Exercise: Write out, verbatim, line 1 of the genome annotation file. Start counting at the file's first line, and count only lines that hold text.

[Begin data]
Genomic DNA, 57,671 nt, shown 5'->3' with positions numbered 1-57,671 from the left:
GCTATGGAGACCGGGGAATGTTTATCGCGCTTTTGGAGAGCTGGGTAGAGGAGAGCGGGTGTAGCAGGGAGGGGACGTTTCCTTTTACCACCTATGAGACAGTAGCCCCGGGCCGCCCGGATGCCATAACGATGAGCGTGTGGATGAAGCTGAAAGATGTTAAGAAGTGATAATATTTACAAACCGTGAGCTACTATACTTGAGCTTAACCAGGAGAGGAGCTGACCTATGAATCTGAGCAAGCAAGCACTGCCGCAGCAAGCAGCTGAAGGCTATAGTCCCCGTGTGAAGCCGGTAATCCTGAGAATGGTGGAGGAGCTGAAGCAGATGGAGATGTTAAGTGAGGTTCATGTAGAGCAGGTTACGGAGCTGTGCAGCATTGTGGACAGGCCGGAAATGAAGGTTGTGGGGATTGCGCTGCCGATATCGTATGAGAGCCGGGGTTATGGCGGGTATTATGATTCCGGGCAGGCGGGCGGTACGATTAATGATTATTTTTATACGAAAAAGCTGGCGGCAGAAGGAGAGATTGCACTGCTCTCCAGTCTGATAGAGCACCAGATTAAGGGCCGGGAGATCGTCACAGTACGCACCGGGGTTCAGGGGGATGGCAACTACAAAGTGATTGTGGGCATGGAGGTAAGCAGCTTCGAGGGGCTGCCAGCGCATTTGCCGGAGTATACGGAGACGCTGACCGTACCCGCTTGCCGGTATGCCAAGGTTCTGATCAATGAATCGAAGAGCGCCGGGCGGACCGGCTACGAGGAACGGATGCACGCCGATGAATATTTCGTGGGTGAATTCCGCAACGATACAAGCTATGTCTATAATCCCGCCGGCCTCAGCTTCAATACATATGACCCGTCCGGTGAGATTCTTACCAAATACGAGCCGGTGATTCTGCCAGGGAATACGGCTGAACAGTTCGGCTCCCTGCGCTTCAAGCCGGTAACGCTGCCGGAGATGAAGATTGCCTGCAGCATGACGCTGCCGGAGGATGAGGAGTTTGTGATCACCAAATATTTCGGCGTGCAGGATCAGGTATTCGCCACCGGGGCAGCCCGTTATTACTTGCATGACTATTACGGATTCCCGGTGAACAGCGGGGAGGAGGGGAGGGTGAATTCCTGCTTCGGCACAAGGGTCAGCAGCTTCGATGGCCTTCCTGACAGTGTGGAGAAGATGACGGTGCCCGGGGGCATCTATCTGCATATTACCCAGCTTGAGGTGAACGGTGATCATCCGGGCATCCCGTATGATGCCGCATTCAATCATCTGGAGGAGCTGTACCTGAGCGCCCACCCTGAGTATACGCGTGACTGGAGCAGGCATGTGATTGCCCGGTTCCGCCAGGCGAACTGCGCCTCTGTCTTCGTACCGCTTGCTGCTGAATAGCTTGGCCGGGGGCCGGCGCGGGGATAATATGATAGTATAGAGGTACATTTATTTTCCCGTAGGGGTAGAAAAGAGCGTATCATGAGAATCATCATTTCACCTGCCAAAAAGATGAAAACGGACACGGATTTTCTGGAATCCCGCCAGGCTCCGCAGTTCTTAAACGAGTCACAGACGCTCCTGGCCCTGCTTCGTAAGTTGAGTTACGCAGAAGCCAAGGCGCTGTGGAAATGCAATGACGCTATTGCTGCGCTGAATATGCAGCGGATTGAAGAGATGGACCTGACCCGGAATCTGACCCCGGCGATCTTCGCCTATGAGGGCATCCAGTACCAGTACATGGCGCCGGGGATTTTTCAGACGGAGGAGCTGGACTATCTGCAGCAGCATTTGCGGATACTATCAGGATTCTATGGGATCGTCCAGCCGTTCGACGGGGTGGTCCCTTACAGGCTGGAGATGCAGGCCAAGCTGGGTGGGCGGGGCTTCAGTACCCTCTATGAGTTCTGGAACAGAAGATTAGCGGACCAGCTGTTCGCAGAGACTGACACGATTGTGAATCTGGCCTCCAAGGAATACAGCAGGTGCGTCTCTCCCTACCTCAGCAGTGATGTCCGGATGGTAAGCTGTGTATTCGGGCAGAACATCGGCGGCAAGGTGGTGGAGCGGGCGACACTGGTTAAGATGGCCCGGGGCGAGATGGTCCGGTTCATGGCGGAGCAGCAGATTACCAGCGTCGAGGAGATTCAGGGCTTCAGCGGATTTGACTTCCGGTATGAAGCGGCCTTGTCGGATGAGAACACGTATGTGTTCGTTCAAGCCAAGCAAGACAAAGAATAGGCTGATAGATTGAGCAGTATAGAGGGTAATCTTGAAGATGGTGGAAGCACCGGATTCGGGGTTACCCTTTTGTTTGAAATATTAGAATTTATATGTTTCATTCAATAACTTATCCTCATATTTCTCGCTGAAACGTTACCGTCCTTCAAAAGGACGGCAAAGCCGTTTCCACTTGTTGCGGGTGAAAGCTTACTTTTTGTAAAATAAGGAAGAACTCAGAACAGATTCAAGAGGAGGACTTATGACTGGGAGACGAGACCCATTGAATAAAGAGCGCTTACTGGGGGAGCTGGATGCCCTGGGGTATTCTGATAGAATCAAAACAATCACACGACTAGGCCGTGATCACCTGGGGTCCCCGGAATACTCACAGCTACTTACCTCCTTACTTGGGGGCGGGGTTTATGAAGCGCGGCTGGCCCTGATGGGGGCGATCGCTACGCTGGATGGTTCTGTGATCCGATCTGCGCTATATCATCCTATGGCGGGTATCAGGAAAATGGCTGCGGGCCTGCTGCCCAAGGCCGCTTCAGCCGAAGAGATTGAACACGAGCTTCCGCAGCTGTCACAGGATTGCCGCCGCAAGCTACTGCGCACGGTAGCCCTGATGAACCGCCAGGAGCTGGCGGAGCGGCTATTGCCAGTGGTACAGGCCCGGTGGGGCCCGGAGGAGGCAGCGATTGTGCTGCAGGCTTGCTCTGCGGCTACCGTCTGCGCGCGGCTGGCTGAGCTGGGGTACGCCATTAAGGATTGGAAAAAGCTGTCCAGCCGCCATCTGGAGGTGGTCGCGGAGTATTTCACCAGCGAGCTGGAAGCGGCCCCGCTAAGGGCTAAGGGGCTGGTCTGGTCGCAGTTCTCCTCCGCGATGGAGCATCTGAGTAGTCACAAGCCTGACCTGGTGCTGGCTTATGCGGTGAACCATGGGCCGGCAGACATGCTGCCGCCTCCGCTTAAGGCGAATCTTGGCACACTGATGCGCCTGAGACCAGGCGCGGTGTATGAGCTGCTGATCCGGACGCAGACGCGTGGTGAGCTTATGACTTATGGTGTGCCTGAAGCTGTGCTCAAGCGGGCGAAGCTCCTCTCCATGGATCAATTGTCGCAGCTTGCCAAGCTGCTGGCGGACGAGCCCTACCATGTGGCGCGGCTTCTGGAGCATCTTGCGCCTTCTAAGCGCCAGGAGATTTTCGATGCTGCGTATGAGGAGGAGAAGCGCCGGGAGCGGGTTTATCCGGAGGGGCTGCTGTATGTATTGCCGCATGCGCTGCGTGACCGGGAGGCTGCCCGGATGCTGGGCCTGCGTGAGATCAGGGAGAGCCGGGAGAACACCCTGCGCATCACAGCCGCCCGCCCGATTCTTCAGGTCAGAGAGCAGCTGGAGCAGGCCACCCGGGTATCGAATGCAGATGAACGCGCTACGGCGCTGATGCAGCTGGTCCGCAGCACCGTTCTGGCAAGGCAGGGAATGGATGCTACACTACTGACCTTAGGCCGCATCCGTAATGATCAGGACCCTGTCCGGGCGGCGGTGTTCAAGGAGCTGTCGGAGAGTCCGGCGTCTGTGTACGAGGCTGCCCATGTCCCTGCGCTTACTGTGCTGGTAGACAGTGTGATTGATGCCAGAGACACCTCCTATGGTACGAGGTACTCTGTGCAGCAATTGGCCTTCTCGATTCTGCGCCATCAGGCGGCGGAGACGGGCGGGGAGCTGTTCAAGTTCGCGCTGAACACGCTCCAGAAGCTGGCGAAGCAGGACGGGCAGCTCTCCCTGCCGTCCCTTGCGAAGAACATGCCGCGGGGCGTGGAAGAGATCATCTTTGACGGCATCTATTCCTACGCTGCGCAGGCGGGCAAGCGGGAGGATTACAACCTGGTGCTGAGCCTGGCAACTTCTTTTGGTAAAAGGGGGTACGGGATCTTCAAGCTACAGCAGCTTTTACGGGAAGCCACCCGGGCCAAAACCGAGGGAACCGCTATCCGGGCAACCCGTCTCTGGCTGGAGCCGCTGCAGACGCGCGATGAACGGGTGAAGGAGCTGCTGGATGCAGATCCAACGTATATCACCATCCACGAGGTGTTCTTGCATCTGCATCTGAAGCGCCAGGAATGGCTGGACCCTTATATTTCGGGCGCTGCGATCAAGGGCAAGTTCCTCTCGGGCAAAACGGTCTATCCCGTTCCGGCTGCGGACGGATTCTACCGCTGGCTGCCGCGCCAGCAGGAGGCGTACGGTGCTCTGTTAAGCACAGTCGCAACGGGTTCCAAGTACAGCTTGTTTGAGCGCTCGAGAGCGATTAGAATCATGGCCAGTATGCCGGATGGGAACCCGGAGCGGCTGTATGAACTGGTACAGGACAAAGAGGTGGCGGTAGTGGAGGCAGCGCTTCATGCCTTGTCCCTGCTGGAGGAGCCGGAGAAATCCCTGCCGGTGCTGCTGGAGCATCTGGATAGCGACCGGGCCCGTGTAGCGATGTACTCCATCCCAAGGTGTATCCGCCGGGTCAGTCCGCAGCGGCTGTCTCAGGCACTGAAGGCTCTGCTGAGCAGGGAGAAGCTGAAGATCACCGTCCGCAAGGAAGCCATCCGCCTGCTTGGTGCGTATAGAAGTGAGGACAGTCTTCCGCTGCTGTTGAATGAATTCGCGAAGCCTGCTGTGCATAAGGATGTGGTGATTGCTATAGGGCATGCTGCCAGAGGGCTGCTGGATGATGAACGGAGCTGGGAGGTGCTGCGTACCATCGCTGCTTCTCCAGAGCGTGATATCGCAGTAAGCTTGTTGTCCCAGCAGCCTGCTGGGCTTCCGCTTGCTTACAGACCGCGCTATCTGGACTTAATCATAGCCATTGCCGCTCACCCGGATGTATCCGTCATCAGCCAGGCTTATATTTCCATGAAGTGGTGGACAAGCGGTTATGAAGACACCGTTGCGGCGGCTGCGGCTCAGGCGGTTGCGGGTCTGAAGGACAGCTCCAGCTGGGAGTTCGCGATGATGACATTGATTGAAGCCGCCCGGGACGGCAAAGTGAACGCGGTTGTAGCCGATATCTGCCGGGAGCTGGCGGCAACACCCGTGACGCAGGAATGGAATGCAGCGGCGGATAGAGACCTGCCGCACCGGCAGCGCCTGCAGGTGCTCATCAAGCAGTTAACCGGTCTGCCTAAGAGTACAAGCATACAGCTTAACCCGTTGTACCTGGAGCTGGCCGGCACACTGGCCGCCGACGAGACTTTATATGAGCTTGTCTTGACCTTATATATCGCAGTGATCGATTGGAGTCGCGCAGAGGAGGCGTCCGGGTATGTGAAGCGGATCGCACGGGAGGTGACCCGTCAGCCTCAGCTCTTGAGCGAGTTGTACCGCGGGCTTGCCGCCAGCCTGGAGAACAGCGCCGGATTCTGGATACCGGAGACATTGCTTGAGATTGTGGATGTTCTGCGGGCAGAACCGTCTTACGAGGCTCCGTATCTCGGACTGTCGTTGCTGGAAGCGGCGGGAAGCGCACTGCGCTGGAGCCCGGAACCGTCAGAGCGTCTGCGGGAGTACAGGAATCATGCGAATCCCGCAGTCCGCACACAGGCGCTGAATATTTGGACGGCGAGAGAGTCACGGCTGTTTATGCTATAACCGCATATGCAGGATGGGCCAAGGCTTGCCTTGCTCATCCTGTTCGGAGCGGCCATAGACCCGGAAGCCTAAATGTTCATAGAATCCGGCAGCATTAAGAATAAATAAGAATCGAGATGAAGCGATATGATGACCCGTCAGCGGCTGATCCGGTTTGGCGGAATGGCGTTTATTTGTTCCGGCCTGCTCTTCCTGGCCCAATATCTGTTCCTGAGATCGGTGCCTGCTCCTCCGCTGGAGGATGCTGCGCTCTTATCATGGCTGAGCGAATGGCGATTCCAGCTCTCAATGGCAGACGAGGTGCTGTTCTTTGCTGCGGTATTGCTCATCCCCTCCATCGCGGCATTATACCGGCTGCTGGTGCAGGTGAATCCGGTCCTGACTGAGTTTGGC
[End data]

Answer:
Genomic DNA, 57,671 nt, shown 5'->3' with positions numbered 1-57,671 from the left: